While the UNAM administration hardens its position, the bulk of the student leaders and activists have opted for the perspective of negotiations, calling for dialogue with Barnés and/or his sidekicks. Instead of orienting to the working class, they focus on so-called “civil society,” asking the petty, medium and big bourgeoisie to mobilize in their favor. This will be the popular-frontist approach of the Front in Defense of Free Public Education which is making its debut today. This has been and will continue to be the policy of the EZLN in Chiapas. But the agreements which the Zapatistas negotiated with representatives of the federal government have not been carried out, nor will any deal negotiated with the UNAM administration under the auspices of the Mexican Congress. The reality is that harsh repression, such as occurred in 1968, could be unleashed at any moment. We all know what happened in 1968 on the night of October 2 [the Tlatelolco Massacre], but few talk about what happened earlier that day. Representatives of the students’ National Strike Council (CNH) met with representatives of president Gustavo Díaz Ordaz to arrange conditions for a “dialogue”; they thought they had achieved “positive results” (Luis González de Alba, Los días y los años ). The next day, after the massacre which claimed hundreds of victims, the CNH delegates found themselves in jail along with hundreds of other students.
We call for the abolition of the UNAM administration and its replacement by student-teacher-worker control of the university; for the abolition of tuition (fees) and for subsidies to students who need them in order to complete their studies. It is clear that these demands cannot be won by a movement which limits itself to the striking UNAM campus. Repeated marches by CNTE teachers and the enthusiastic participation of SME electrical workers in UNAM student demonstrations show the potential for a struggle which extends to the proletariat. But in order to realize this perspective, what is required is a revolutionary leadership fighting to mobilize the working class to break with the Cardenista popular front and forge a revolutionary workers party based on the Trotskyist program of permanent revolution. In semicolonial countries like Mexico even “democratic” questions can be resolved only through socialist revolution extending to the heart of imperialism in the U.S. If the Mexican bourgeoisie says the UNAM strike poses a threat to “national security,” our response must be to wage the struggle on an international and class-struggle level.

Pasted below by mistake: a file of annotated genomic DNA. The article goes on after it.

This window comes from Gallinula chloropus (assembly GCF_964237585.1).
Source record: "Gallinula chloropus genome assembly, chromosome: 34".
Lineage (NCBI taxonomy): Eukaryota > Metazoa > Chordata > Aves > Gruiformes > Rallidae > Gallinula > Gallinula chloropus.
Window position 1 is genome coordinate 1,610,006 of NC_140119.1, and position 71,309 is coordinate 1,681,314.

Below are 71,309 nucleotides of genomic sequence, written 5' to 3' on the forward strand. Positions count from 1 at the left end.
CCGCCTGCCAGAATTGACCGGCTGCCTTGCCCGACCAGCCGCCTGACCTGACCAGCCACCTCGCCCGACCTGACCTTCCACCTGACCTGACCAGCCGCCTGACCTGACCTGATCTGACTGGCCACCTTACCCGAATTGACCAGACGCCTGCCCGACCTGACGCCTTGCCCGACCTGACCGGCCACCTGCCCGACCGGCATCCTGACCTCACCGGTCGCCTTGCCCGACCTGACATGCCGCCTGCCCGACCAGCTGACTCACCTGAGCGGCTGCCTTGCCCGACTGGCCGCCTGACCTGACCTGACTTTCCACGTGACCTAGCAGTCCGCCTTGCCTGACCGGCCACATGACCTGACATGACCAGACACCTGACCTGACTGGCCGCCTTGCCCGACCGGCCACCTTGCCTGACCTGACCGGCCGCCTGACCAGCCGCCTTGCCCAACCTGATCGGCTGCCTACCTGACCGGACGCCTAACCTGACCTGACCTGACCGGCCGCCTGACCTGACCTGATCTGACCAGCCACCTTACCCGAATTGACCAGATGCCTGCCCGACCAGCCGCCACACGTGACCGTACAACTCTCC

No capitulation! Extend the strike to win!
Grupo Internacionalista/League for the Fourth International
Motions presented by the Grupo Internacionalista
to the "Dialogue" Trap! Extend the Strike!
WHEREAS, the UNAM administration’s “dialogue” proposal is nothing more than a trap aimed at negotiating an end to the strike at the lowest possible cost;
WHEREAS, it would be an illusion to think that the administration, instrument of the bourgeoisie at the head of the university bureaucracy, can reform itself to serve the interests of students, the workers and oppressed;